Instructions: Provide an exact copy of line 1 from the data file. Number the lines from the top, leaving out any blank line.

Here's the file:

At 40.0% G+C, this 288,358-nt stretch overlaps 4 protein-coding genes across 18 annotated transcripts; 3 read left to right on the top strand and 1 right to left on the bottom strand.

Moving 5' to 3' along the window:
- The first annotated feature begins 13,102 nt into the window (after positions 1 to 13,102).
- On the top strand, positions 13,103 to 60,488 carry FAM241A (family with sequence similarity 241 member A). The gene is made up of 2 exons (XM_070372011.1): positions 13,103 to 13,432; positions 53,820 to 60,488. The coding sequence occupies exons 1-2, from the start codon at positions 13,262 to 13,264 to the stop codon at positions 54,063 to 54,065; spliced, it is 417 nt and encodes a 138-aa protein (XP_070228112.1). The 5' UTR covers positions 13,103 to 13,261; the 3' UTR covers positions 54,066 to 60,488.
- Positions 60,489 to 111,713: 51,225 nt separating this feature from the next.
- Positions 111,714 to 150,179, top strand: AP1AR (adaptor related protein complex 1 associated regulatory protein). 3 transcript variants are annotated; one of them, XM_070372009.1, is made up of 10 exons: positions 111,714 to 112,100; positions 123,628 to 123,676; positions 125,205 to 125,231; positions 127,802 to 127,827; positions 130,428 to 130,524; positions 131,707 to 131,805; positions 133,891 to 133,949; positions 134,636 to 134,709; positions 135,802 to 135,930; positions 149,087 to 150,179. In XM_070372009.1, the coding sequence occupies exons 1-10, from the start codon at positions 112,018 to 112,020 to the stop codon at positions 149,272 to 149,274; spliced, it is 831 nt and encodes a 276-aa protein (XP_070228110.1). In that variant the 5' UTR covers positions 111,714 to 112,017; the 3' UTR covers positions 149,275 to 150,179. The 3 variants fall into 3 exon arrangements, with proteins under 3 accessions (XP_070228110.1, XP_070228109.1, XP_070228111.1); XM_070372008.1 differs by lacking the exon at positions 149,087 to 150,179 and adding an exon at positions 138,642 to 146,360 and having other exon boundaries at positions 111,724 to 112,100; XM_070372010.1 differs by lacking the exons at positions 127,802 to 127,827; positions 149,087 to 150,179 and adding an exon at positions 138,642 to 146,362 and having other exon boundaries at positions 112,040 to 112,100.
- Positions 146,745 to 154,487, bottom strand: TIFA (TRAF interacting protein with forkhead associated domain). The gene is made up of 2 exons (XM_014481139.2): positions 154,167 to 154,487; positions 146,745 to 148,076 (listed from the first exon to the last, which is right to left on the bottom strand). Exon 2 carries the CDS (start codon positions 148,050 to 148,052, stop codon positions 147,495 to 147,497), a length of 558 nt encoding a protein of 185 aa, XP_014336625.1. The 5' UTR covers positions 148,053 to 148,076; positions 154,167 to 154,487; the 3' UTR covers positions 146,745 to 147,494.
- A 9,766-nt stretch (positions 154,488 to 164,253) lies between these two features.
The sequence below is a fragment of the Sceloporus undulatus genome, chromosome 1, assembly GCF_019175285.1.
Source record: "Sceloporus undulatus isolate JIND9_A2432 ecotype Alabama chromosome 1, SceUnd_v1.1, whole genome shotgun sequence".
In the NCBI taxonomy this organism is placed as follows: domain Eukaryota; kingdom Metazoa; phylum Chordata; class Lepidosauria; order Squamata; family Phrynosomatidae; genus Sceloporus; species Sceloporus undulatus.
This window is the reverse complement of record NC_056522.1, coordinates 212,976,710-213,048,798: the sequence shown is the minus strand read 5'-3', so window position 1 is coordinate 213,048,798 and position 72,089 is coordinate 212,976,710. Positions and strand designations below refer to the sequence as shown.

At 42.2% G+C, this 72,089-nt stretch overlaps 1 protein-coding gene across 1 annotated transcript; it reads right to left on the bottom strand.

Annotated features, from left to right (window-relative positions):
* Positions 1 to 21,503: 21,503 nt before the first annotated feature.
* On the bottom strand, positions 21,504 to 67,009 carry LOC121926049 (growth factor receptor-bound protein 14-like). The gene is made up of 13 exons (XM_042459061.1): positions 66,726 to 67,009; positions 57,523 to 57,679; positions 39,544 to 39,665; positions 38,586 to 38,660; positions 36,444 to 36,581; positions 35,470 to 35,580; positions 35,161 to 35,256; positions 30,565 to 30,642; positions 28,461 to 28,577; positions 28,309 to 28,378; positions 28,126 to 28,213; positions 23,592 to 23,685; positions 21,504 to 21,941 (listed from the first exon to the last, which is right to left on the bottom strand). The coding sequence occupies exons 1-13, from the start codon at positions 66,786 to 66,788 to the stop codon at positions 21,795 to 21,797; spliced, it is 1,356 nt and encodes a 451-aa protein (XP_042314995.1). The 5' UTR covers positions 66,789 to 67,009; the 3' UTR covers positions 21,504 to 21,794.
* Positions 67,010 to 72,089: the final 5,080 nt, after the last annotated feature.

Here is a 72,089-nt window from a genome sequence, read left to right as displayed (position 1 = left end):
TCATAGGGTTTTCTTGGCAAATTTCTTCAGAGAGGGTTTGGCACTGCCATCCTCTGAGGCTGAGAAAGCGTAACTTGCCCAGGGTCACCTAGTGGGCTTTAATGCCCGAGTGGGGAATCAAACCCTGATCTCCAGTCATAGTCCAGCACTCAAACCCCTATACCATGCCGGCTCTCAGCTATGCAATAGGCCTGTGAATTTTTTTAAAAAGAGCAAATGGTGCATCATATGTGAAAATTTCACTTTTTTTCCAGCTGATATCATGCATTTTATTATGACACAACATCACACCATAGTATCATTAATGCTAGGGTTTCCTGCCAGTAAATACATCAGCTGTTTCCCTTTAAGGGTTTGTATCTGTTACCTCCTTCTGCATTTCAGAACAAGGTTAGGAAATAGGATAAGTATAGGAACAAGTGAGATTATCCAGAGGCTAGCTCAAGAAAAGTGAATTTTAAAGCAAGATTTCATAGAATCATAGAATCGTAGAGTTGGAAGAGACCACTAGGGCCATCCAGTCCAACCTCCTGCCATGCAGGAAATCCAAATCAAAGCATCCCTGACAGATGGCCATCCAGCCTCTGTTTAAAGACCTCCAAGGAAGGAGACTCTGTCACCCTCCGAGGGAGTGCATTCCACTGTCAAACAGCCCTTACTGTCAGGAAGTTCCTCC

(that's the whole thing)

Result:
At 40.0% G+C, this 288,358-nt stretch overlaps 4 protein-coding genes across 18 annotated transcripts; 3 read left to right on the top strand and 1 right to left on the bottom strand.